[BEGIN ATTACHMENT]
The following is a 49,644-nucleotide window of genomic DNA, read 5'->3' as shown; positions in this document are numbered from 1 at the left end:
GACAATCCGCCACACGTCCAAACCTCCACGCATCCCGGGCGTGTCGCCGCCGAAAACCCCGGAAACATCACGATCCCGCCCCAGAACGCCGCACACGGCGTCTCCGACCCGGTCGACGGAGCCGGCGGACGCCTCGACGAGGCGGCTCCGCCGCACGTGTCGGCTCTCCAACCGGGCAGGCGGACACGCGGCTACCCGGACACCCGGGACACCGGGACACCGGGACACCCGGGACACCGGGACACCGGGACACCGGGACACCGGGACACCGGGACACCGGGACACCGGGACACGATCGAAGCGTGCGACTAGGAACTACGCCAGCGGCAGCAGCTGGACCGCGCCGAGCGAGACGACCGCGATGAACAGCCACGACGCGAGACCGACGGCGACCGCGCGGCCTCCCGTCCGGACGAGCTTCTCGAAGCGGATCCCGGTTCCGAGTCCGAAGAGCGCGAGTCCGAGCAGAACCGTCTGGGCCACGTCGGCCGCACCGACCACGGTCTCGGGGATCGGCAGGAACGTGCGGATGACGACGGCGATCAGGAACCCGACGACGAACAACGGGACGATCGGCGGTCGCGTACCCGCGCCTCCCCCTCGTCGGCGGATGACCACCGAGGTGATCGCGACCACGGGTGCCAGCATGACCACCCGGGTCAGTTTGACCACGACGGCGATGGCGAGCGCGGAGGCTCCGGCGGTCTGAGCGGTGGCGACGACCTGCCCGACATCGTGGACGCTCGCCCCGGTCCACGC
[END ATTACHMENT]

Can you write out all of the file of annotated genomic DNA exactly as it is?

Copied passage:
The following is a 49,644-nucleotide window of genomic DNA, read 5'->3' as shown; positions in this document are numbered from 1 at the left end:
GACAATCCGCCACACGTCCAAACCTCCACGCATCCCGGGCGTGTCGCCGCCGAAAACCCCGGAAACATCACGATCCCGCCCCAGAACGCCGCACACGGCGTCTCCGACCCGGTCGACGGAGCCGGCGGACGCCTCGACGAGGCGGCTCCGCCGCACGTGTCGGCTCTCCAACCGGGCAGGCGGACACGCGGCTACCCGGACACCCGGGACACCGGGACACCGGGACACCCGGGACACCGGGACACCGGGACACCGGGACACCGGGACACCGGGACACCGGGACACCGGGACACGATCGAAGCGTGCGACTAGGAACTACGCCAGCGGCAGCAGCTGGACCGCGCCGAGCGAGACGACCGCGATGAACAGCCACGACGCGAGACCGACGGCGACCGCGCGGCCTCCCGTCCGGACGAGCTTCTCGAAGCGGATCCCGGTTCCGAGTCCGAAGAGCGCGAGTCCGAGCAGAACCGTCTGGGCCACGTCGGCCGCACCGACCACGGTCTCGGGGATCGGCAGGAACGTGCGGATGACGACGGCGATCAGGAACCCGACGACGAACAACGGGACGATCGGCGGTCGCGTACCCGCGCCTCCCCCTCGTCGGCGGATGACCACCGAGGTGATCGCGACCACGGGTGCCAGCATGACCACCCGGGTCAGTTTGACCACGACGGCGATGGCGAGCGCGGAGGCTCCGGCGGTCTGAGCGGTGGCGACGACCTGCCCGACATCGTGGACGCTCGCCCCGGTCCACGC